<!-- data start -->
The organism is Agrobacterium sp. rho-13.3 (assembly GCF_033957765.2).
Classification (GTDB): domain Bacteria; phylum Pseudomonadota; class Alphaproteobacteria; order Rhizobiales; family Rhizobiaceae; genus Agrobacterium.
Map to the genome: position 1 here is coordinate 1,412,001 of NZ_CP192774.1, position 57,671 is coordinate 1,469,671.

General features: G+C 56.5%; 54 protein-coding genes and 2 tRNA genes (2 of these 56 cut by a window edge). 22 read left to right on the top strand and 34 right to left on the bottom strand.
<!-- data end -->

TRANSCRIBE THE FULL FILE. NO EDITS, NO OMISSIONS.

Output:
The organism is Agrobacterium sp. rho-13.3 (assembly GCF_033957765.2).
Classification (GTDB): domain Bacteria; phylum Pseudomonadota; class Alphaproteobacteria; order Rhizobiales; family Rhizobiaceae; genus Agrobacterium.
Map to the genome: position 1 here is coordinate 1,412,001 of NZ_CP192774.1, position 57,671 is coordinate 1,469,671.

General features: G+C 56.5%; 54 protein-coding genes and 2 tRNA genes (2 of these 56 cut by a window edge). 22 read left to right on the top strand and 34 right to left on the bottom strand.